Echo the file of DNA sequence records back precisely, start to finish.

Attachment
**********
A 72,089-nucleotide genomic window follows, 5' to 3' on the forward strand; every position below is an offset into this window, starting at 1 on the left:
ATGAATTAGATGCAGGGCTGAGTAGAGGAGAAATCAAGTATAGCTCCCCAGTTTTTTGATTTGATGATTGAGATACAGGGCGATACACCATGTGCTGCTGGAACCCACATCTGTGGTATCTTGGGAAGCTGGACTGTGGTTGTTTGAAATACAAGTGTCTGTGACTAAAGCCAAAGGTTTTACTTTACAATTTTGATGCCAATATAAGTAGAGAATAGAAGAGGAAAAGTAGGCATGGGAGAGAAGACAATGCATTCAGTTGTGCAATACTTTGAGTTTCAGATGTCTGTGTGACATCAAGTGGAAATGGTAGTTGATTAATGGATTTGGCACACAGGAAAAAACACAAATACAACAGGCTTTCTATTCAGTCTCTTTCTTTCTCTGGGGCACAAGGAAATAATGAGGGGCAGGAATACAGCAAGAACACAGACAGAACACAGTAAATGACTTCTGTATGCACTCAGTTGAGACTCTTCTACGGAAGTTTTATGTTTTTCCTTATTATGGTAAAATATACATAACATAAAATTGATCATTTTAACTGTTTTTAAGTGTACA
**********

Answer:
A 72,089-nucleotide genomic window follows, 5' to 3' on the forward strand; every position below is an offset into this window, starting at 1 on the left:
ATGAATTAGATGCAGGGCTGAGTAGAGGAGAAATCAAGTATAGCTCCCCAGTTTTTTGATTTGATGATTGAGATACAGGGCGATACACCATGTGCTGCTGGAACCCACATCTGTGGTATCTTGGGAAGCTGGACTGTGGTTGTTTGAAATACAAGTGTCTGTGACTAAAGCCAAAGGTTTTACTTTACAATTTTGATGCCAATATAAGTAGAGAATAGAAGAGGAAAAGTAGGCATGGGAGAGAAGACAATGCATTCAGTTGTGCAATACTTTGAGTTTCAGATGTCTGTGTGACATCAAGTGGAAATGGTAGTTGATTAATGGATTTGGCACACAGGAAAAAACACAAATACAACAGGCTTTCTATTCAGTCTCTTTCTTTCTCTGGGGCACAAGGAAATAATGAGGGGCAGGAATACAGCAAGAACACAGACAGAACACAGTAAATGACTTCTGTATGCACTCAGTTGAGACTCTTCTACGGAAGTTTTATGTTTTTCCTTATTATGGTAAAATATACATAACATAAAATTGATCATTTTAACTGTTTTTAAGTGTACA